Some of the Basics of Sortex

Sortex is a system for eliminating rice grains of different colors by using electrical equipment with a variable light spectrum. The resulting sorted rice will be uniform in color.

Classifying Goods

Present-day linguists commonly use the term sortex to describe automated commodities sorting. It’s become a household name, much like Xerox for photocopiers, Dalda for hydrogenated oils, Jeep for off-road vehicles, etc. Sortex is a pioneer in the development of optical sorting machinery. Sortex produces rice color sorting machines for removing impurities from raw rice based on their color, such as stones, rotten rice, black rice, half-husked rice, and so on.


After the hulls are removed, the rice is sent through a series of separators to determine the quality grade it will ultimately receive. Vibrating sieves are commonly used to initially sort grains by size and weight. After the grains have been separated, they are processed using Sortex optical sorters. Producers may often refer to their rice as rice sortex to emphasize the fact that it is of such high quality that it is free of impurities, discoloration, and damage.

Optical Sorter

Multiple companies throughout the world currently produce optical sorting machines. Using cameras and/or lasers, optical sorting is a robotic procedure for categorizing solid items. Optical sorters might be able to identify objects, depending on the sensors they employ and the sophistication of the image processing software. Optical sorters see considerable application in the worldwide food industry. Because they allow for non-destructive, one hundred percent inspection in-line at peak production rates, they find most widespread application in the processing of harvested goods like potatoes, fruits, vegetables, and nuts. Pharmaceutical manufacturing, tobacco processing, waste recycling, and the classification of grains, beans, and coffee are just some of the many industries that make use of this technology. When compared to the random and unreliable nature of human sorting, the use of optical sorting helps to increase yields, enhance throughput, and improve product quality while decreasing labor costs.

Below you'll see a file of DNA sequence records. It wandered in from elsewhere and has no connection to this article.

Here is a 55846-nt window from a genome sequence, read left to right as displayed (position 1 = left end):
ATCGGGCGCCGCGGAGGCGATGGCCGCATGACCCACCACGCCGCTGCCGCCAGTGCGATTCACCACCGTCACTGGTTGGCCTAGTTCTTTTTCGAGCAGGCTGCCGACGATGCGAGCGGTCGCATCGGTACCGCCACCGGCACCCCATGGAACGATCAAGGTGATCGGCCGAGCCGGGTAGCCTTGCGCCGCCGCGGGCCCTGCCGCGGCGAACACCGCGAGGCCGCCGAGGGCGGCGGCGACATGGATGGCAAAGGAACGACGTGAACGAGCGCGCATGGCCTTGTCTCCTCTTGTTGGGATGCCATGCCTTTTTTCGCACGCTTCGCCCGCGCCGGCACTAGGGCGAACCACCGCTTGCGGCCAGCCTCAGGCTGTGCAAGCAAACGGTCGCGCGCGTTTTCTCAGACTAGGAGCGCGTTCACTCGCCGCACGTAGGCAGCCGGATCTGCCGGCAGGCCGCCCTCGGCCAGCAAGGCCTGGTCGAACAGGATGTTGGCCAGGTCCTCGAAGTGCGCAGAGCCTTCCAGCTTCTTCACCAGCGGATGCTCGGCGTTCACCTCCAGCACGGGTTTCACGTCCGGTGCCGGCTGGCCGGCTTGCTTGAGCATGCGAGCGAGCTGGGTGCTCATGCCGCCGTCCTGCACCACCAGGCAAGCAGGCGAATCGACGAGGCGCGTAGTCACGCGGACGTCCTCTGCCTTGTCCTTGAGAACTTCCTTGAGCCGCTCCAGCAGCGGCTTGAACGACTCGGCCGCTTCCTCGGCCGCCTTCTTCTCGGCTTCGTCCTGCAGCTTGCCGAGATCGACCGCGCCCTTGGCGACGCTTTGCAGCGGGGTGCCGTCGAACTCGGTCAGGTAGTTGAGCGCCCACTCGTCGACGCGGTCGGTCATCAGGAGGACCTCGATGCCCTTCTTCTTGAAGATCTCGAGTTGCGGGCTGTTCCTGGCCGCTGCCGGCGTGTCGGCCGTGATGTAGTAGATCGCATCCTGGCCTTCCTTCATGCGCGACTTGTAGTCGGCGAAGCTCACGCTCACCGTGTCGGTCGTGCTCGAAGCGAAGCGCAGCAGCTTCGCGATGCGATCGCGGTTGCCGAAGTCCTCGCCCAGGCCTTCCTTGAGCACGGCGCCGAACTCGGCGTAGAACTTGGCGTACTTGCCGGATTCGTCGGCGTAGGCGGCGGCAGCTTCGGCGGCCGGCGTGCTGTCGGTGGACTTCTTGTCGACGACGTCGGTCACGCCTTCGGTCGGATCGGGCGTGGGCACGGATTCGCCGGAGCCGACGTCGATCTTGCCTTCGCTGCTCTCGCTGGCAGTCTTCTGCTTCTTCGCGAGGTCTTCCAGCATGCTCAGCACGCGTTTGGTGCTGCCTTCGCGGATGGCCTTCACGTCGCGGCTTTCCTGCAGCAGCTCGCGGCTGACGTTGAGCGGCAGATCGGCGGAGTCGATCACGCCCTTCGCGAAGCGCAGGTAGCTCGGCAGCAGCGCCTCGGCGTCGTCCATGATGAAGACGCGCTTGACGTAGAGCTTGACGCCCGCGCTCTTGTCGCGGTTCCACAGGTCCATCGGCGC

Rice Sortex

On assembly lines, color sorters are commonplace in industries such as bulk food processing and textiles. Rice undergoes its first stage of processing at a milling factory, where sorting begins on the production line. Boiled rice is then dried and graded into husked, shelled, and black varieties. The rice is then put through a color sorter system. Having been loaded onto the elevator, the rice is now sent to the hopper of the rice color sorter machine. After being transported by chutes, the rice reaches the color sorting chamber, where CCD cameras and sensors look for contaminants. The nozzle is attached to the end of the ejectors, and the camera allows the rice grains to move within the ejectors.

Sortex For Cereals

The process is analogous to that of a machine used to categorize rice by color, with the main difference being that this one uses picture signals, rather than electric ones, to do the sorting. For accurate quality control, the signal strength must be regulated appropriately; otherwise, product particles could be severely damaged. The excessive electrical signals pushed the tiny particles to move along the same path as the broken ones.